American Beer History
With the recent increase in the number of craft beers available in the United States, many beer lovers are calling this the best era for beer. However, the production of beer in America comes with a long history that has led us to where we are now. Understanding this extensive history can help you better appreciate the quality of your beer and the pride that brewers take in their work. Craftbeers.com offers a brief overview of the changes in brewing over American history and the effects craft brews have had on the beer market
Although beer was made in the Americas long before European settlers came, the first true beer industry began in 1612 in what is now Manhattan. The industry did not take off until the 19th century, however, and even then the per capita consumption of beer reached less than one gallon. Many people across the country still brewed their own beer in their home, and they did not seek out commercially brewed drinks. However, as this industry slowly took off, the per capita beer consumption reached approximately 20 gallons. During this time, brewers were experimenting with different flavor combinations and discovered the recipes that consumers preferred. Unfortunately, the National Prohibition in 1920 effectively ended the mainstream beer market until the act was repealed in 1933. Once prohibition ended, many breweries became a part of larger companies, which swallowed the independent brewers. However, in 1965, this began to change as craft beers became slowly more popular. By the end of the 20th century, there was an explosion of interest in craft beers that permanently changed the beer industry. Today there are 5,000 breweries in the United States that offer a wide variety of different types of beers. Craft breweries are also able to provide a large and stable workforce, employing an estimated 129,000 individuals and significantly impacting the U.S. economy.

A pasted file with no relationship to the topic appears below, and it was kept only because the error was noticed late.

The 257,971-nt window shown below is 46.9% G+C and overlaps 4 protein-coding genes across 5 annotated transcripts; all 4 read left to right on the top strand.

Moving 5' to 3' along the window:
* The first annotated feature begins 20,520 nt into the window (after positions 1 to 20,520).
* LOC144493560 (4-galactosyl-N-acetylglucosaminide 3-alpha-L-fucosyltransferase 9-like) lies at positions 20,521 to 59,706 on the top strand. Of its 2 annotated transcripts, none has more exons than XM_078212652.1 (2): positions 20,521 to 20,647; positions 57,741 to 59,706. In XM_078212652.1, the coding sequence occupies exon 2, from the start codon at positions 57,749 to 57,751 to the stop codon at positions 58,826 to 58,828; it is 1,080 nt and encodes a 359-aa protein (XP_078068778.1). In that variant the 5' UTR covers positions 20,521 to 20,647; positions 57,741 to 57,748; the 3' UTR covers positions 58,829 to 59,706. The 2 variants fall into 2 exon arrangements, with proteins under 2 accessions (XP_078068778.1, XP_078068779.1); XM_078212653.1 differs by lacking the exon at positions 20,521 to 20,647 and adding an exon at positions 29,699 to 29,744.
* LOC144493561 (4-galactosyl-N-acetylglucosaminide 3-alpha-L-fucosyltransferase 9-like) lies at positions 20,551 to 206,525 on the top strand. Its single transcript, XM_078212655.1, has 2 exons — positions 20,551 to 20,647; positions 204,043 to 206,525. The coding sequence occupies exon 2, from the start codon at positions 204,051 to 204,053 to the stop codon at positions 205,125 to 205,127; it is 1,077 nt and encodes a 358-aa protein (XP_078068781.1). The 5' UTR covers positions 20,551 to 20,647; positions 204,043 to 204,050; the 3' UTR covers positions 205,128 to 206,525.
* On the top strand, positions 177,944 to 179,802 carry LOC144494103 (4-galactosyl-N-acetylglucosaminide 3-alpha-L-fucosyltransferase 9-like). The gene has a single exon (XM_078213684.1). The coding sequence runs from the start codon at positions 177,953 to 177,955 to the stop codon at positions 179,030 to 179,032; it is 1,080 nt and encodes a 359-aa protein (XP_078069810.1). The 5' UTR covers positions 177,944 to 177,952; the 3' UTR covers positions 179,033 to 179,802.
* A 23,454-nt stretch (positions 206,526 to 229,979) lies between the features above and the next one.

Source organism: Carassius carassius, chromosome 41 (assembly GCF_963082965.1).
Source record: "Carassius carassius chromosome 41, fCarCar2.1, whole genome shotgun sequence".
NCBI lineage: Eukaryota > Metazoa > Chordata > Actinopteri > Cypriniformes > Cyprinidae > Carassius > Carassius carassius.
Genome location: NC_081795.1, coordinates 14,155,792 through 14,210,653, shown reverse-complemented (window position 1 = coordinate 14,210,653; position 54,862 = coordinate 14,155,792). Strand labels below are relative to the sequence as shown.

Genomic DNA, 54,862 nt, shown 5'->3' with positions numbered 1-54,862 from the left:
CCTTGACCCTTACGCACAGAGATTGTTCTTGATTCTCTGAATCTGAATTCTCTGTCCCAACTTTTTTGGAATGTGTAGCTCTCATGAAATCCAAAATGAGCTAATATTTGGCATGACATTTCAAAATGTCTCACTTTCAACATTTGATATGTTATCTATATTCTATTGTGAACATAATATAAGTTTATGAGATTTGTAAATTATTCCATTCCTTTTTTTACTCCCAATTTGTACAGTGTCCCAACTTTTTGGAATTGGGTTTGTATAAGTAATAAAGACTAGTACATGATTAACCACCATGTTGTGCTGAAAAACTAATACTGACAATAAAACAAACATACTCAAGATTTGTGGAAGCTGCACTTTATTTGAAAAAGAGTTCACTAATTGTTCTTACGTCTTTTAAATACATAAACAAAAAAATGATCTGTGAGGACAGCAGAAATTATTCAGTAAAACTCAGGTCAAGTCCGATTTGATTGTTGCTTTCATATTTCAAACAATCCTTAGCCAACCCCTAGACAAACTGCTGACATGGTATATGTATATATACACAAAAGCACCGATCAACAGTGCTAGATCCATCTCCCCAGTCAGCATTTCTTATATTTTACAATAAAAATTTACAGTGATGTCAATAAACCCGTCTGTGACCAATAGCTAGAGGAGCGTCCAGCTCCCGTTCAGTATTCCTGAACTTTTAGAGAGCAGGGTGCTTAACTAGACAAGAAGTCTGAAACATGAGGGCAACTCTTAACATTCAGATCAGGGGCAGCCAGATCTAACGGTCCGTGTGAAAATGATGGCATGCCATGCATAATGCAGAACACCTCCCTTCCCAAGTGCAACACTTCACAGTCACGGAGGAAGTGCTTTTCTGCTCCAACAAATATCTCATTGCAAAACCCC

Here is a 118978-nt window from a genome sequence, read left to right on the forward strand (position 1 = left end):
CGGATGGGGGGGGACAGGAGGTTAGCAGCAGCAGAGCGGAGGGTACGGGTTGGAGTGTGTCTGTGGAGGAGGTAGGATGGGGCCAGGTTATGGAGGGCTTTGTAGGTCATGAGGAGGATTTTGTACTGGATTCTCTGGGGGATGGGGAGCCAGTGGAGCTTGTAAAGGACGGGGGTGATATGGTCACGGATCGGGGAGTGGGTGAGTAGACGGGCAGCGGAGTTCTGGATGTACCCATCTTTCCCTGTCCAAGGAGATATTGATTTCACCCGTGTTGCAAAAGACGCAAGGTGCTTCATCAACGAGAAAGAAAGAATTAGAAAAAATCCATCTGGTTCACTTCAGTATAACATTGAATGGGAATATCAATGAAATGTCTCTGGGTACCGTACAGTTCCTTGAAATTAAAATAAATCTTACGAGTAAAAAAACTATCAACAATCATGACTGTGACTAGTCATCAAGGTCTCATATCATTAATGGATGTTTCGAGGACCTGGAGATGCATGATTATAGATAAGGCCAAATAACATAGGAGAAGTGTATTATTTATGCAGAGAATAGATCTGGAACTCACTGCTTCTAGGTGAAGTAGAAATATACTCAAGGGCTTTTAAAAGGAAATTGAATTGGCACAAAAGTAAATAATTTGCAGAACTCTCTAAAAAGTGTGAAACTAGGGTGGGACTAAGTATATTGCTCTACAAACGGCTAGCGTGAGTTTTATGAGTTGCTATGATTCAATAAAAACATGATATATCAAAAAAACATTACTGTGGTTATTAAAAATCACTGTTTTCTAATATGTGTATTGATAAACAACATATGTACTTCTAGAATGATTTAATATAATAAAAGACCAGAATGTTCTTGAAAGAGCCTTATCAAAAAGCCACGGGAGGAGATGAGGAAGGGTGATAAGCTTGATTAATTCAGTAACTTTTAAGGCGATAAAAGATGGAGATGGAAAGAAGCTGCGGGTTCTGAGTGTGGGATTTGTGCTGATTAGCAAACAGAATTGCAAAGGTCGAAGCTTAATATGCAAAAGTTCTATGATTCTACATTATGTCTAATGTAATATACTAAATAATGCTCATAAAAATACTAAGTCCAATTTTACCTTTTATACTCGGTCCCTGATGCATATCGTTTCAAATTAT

While many of the nationally-known beer companies are still popular today, due to their price and their availability, many American are more interested in trying craft brews. These beers offer more intense flavors and different flavor pairings that national brewers simply cannot provide. Although these large companies were a necessity for re-growing the beer industry post-prohibition, they are falling out of favor for the better. The current industry allows for more brewers and gives them the license to be creative with their work. This gives consumers more and better choices of beer and has greatly increased the national interest in beer.
One of the benefits many people still see in national beers, however, is their availability. Craft beers are difficult to find in stores, and the bottled or canned versions of these beers cannot offer the same freshness that you would get on-tap. However, companies like Growler Chill are aiming to fix this problem. Their product allows you to keep craft beers fresh and on-tap in your home for an extended period of time. With inventions like this, craft beers may be able to become a standard part of every home.